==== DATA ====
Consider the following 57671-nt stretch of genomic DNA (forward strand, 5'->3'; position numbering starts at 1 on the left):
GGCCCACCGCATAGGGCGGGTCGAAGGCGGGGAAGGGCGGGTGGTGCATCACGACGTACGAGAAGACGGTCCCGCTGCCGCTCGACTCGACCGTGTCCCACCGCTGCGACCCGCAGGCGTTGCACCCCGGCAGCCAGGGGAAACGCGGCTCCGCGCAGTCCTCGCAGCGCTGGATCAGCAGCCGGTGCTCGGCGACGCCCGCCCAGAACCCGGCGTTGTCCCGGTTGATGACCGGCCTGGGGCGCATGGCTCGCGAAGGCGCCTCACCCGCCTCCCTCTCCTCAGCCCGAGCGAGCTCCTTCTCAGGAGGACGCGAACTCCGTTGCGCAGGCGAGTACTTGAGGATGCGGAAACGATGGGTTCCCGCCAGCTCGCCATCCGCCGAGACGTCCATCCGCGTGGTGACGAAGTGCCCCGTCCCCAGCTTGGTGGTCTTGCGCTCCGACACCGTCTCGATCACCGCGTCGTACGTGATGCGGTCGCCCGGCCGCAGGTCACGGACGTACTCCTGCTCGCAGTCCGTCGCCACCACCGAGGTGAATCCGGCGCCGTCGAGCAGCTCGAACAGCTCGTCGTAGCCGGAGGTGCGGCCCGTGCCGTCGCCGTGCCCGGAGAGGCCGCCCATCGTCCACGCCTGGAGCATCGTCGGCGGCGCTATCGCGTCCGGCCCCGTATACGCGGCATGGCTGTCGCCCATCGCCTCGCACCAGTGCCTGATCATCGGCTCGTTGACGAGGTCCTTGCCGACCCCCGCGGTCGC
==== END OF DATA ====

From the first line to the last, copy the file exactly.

Consider the following 57671-nt stretch of genomic DNA (forward strand, 5'->3'; position numbering starts at 1 on the left):
GGCCCACCGCATAGGGCGGGTCGAAGGCGGGGAAGGGCGGGTGGTGCATCACGACGTACGAGAAGACGGTCCCGCTGCCGCTCGACTCGACCGTGTCCCACCGCTGCGACCCGCAGGCGTTGCACCCCGGCAGCCAGGGGAAACGCGGCTCCGCGCAGTCCTCGCAGCGCTGGATCAGCAGCCGGTGCTCGGCGACGCCCGCCCAGAACCCGGCGTTGTCCCGGTTGATGACCGGCCTGGGGCGCATGGCTCGCGAAGGCGCCTCACCCGCCTCCCTCTCCTCAGCCCGAGCGAGCTCCTTCTCAGGAGGACGCGAACTCCGTTGCGCAGGCGAGTACTTGAGGATGCGGAAACGATGGGTTCCCGCCAGCTCGCCATCCGCCGAGACGTCCATCCGCGTGGTGACGAAGTGCCCCGTCCCCAGCTTGGTGGTCTTGCGCTCCGACACCGTCTCGATCACCGCGTCGTACGTGATGCGGTCGCCCGGCCGCAGGTCACGGACGTACTCCTGCTCGCAGTCCGTCGCCACCACCGAGGTGAATCCGGCGCCGTCGAGCAGCTCGAACAGCTCGTCGTAGCCGGAGGTGCGGCCCGTGCCGTCGCCGTGCCCGGAGAGGCCGCCCATCGTCCACGCCTGGAGCATCGTCGGCGGCGCTATCGCGTCCGGCCCCGTATACGCGGCATGGCTGTCGCCCATCGCCTCGCACCAGTGCCTGATCATCGGCTCGTTGACGAGGTCCTTGCCGACCCCCGCGGTCGC